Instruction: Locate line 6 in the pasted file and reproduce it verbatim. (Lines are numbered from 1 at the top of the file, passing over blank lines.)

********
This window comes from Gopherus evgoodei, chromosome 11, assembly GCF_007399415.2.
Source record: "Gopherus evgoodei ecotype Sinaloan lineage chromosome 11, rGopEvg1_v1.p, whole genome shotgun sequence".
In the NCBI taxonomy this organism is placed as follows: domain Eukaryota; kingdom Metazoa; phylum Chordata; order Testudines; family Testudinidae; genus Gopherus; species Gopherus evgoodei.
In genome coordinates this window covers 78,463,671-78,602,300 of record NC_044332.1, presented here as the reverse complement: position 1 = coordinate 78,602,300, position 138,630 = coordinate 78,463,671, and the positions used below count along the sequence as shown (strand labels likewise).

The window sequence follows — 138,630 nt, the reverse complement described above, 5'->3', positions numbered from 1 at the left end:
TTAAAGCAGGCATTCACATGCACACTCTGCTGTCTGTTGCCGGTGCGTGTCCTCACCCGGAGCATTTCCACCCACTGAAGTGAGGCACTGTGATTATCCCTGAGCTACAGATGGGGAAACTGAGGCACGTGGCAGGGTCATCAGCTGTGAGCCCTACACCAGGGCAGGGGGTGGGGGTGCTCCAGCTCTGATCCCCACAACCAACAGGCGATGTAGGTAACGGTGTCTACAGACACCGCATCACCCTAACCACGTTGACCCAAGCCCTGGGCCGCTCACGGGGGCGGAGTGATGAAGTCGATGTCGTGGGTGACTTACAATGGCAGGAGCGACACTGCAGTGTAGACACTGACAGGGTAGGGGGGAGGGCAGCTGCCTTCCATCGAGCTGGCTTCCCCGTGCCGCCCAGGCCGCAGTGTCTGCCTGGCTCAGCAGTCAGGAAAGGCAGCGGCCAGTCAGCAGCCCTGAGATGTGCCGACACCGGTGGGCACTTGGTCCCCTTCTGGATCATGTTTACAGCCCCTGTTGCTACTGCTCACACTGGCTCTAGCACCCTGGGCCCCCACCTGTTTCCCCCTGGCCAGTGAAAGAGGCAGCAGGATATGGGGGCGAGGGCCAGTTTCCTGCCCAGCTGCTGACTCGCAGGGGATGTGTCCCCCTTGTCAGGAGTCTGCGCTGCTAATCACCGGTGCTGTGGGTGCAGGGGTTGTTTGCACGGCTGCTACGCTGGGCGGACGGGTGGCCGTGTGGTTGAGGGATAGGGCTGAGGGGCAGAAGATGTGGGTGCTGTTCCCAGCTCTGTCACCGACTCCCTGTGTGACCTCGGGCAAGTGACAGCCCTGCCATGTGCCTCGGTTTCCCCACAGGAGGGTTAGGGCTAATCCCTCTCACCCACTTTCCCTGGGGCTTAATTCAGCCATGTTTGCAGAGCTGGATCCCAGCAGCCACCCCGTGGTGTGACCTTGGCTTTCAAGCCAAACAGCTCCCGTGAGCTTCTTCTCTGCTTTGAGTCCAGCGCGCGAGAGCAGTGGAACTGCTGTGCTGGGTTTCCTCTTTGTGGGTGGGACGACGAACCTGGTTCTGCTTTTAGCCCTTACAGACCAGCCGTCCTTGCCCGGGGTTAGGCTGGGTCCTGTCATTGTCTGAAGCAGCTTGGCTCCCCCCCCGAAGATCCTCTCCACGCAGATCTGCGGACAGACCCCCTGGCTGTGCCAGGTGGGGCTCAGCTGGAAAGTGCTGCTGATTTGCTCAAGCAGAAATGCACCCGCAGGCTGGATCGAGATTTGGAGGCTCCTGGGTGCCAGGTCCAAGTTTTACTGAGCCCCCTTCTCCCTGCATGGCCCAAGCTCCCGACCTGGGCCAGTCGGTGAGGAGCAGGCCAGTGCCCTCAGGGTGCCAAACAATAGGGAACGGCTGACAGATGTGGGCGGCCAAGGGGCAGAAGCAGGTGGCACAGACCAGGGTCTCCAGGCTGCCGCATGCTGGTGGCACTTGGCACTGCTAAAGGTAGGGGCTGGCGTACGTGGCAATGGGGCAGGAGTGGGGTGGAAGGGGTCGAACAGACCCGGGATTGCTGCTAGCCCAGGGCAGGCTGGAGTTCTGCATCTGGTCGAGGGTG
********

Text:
TTAAAGCAGGCATTCACATGCACACTCTGCTGTCTGTTGCCGGTGCGTGTCCTCACCCGGAGCATTTCCACCCACTGAAGTGAGGCACTGTGATTATCCCTGAGCTACAGATGGGGAAACTGAGGCACGTGGCAGGGTCATCAGCTGTGAGCCCTACACCAGGGCAGGGGGTGGGGGTGCTCCAGCTCTGATCCCCACAACCAACAGGCGATGTAGGTAACGGTGTCTACAGACACCGCATCACCCTAACCACGTTGACCCAAGCCCTGGGCCGCTCACGGGGGCGGAGTGATGAAGTCGATGTCGTGGGTGACTTACAATGGCAGGAGCGACACTGCAGTGTAGACACTGACAGGGTAGGGGGGAGGGCAGCTGCCTTCCATCGAGCTGGCTTCCCCGTGCCGCCCAGGCCGCAGTGTCTGCCTGGCTCAGCAGTCAGGAAAGGCAGCGGCCAGTCAGCAGCCCTGAGATGTGCCGACACCGGTGGGCACTTGGTCCCCTTCTGGATCATGTTTACAGCCCCTGTTGCTACTGCTCACACTGGCTCTAGCACCCTGGGCCCCCACCTGTTTCCCCCTGGCCAGTGAAAGAGGCAGCAGGATATGGGGGCGAGGGCCAGTTTCCTGCCCAGCTGCTGACTCGCAGGGGATGTGTCCCCCTTGTCAGGAGTCTGCGCTGCTAATCACCGGTGCTGTGGGTGCAGGGGTTGTTTGCACGGCTGCTACGCTGGGCGGACGGGTGGCCGTGTGGTTGAGGGATAGGGCTGAGGGGCAGAAGATGTGGGTGCTGTTCCCAGCTCTGTCACCGACTCCCTGTGTGACCTCGGGCAAGTGACAGCCCTGCCATGTGCCTCGGTTTCCCCACAGGAGGGTTAGGGCTAATCCCTCTCACCCACTTTCCCTGGGGCTTAATTCAGCCATGTTTGCAGAGCTGGATCCCAGCAGCCACCCCGTGGTGTGACCTTGGCTTTCAAGCCAAACAGCTCCCGTGAGCTTCTTCTCTGCTTTGAGTCCAGCGCGCGAGAGCAGTGGAACTGCTGTGCTGGGTTTCCTCTTTGTGGGTGGGACGACGAACCTGGTTCTGCTTTTAGCCCTTACAGACCAGCCGTCCTTGCCCGGGGTTAGGCTGGGTCCTGTCATTGTCTGAAGCAGCTTGGCTCCCCCCCCGAAGATCCTCTCCACGCAGATCTGCGGACAGACCCCCTGGCTGTGCCAGGTGGGGCTCAGCTGGAAAGTGCTGCTGATTTGCTCAAGCAGAAATGCACCCGCAGGCTGGATCGAGATTTGGAGGCTCCTGGGTGCCAGGTCCAAGTTTTACTGAGCCCCCTTCTCCCTGCATGGCCCAAGCTCCCGACCTGGGCCAGTCGGTGAGGAGCAGGCCAGTGCCCTCAGGGTGCCAAACAATAGGGAACGGCTGACAGATGTGGGCGGCCAAGGGGCAGAAGCAGGTGGCACAGACCAGGGTCTCCAGGCTGCCGCATGCTGGTGGCACTTGGCACTGCTAAAGGTAGGGGCTGGCGTACGTGGCAATGGGGCAGGAGTGGGGTGGAAGGGGTCGAACAGACCCGGGATTGCTGCTAGCCCAGGGCAGGCTGGAGTTCTGCATCTGGTCGAGGGTG